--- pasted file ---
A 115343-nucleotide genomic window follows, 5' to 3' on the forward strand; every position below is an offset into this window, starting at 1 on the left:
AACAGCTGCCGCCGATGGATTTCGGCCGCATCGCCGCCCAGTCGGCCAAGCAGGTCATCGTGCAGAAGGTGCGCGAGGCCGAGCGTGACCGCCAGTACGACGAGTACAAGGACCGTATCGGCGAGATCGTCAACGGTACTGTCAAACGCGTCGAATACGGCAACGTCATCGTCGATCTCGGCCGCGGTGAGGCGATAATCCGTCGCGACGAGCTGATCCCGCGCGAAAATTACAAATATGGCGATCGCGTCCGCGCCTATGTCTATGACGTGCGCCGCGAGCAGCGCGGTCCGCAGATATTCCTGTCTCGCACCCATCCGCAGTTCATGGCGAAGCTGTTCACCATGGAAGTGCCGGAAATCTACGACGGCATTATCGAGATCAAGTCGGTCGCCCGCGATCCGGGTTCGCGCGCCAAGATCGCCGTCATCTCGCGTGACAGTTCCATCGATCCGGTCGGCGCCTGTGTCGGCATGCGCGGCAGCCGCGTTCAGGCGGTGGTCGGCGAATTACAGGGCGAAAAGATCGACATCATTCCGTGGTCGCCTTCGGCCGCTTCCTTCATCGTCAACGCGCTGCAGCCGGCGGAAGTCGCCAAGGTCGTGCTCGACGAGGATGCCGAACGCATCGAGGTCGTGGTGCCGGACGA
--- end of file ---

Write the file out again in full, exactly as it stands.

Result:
A 115343-nucleotide genomic window follows, 5' to 3' on the forward strand; every position below is an offset into this window, starting at 1 on the left:
AACAGCTGCCGCCGATGGATTTCGGCCGCATCGCCGCCCAGTCGGCCAAGCAGGTCATCGTGCAGAAGGTGCGCGAGGCCGAGCGTGACCGCCAGTACGACGAGTACAAGGACCGTATCGGCGAGATCGTCAACGGTACTGTCAAACGCGTCGAATACGGCAACGTCATCGTCGATCTCGGCCGCGGTGAGGCGATAATCCGTCGCGACGAGCTGATCCCGCGCGAAAATTACAAATATGGCGATCGCGTCCGCGCCTATGTCTATGACGTGCGCCGCGAGCAGCGCGGTCCGCAGATATTCCTGTCTCGCACCCATCCGCAGTTCATGGCGAAGCTGTTCACCATGGAAGTGCCGGAAATCTACGACGGCATTATCGAGATCAAGTCGGTCGCCCGCGATCCGGGTTCGCGCGCCAAGATCGCCGTCATCTCGCGTGACAGTTCCATCGATCCGGTCGGCGCCTGTGTCGGCATGCGCGGCAGCCGCGTTCAGGCGGTGGTCGGCGAATTACAGGGCGAAAAGATCGACATCATTCCGTGGTCGCCTTCGGCCGCTTCCTTCATCGTCAACGCGCTGCAGCCGGCGGAAGTCGCCAAGGTCGTGCTCGACGAGGATGCCGAACGCATCGAGGTCGTGGTGCCGGACGA